The 2016-17 state budget invests in New Yorks public college system and makes higher education more accessible and affordable for all by providing a 20 percent increase over last year, for a total of $23.8 million, for higher educational opportunity programs.
Other education-related investments include:
- $1.5 million for the NYC Community Learning Schools Initiative, which works to provide vital services to public school students and their families; and
- $1 million increase in bilingual education services funding, for a total of $15.5 million; and
- $1.5 million in restorations for the Consortium for Worker Education (CWE), for a total of $13 million, to provide career training and job placement services; and
- $1 million in additional funding for adult literacy education, for a total of $7.2 million; and
- Recognizing the importance and lasting benefit of early childhood education, the budget provides $807 million for continued implementation and development of the statewide universal pre-kindergarten program.
Providing opportunities for families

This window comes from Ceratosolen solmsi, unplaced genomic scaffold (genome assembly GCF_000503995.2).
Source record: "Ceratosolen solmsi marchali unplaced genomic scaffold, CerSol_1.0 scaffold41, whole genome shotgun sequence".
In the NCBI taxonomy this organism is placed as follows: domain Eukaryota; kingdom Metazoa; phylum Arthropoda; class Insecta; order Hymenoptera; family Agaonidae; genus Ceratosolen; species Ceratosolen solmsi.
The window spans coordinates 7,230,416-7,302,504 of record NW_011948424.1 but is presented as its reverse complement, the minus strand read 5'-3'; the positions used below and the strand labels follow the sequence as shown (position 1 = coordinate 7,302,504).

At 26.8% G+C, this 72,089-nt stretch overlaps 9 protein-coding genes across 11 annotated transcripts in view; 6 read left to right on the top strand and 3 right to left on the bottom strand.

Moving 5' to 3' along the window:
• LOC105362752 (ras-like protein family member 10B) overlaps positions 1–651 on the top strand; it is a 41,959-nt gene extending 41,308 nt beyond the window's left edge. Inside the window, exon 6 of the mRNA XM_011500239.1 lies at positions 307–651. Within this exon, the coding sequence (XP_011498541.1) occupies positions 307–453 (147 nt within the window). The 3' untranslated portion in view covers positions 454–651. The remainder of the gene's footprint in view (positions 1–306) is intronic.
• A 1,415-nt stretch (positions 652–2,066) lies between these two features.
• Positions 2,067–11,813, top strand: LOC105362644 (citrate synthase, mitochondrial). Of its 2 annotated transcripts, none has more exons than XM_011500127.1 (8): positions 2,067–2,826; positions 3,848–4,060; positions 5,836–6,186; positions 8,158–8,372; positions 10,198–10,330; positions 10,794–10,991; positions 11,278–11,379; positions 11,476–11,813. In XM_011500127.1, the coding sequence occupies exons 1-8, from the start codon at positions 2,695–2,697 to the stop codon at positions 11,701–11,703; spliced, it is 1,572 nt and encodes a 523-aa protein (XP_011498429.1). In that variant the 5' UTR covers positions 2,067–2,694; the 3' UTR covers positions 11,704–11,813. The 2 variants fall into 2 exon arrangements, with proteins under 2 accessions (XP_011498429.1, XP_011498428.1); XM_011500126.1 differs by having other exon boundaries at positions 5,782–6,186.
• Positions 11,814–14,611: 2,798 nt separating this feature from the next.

The budget includes $24.9 million for various child care opportunities. It allocates $10.6 million for facilitated enrollment, which provides 12 months of child care subsidies for working and middle-income families who meet employment and income requirements. The facilitated enrollment allotment includes $6.2 million for New York City and restores $2.6 million for upstate communities.
The final budget contains additional programs that further benefit children across New York State:
- $5 million for Advantage Afterschool, which offers extracurricular activities for students in a positive environment;
- $3 million for Safe Harbour, which provides support for sexually exploited youth;
- $3 million for Kinship Care with $100,000 allocated for Kinship Navigator, a support-system for non-parent child caregivers;
- $2.5 million for Settlement Houses, which support community needs through programs that include extracurricular activities and vocational programs;
- $2 million for QUALITYstarsNY, which works to build a sustainable and high-quality child care system throughout New York State; and
- $1.7 million for the Youth Development Program, an initiative that offers training in important life skills and promotes community involvement.
Cutting taxes for middle-class families
In order to provide additional assistance to working and middle-income families, the budget will cut personal income taxes by $270 million in 2018 compared to 2017 tax rates. These tax savings will increase to approximately $3 billion by 2025 when the middle-class tax rate reductions are fully phased in.
Protecting public health
The budget also restores critical funding for public health programs and provides funding for health care infrastructure programs. In addition, the budget provides important Medicaid funding, including funding to offset the costs of medications and long-term care.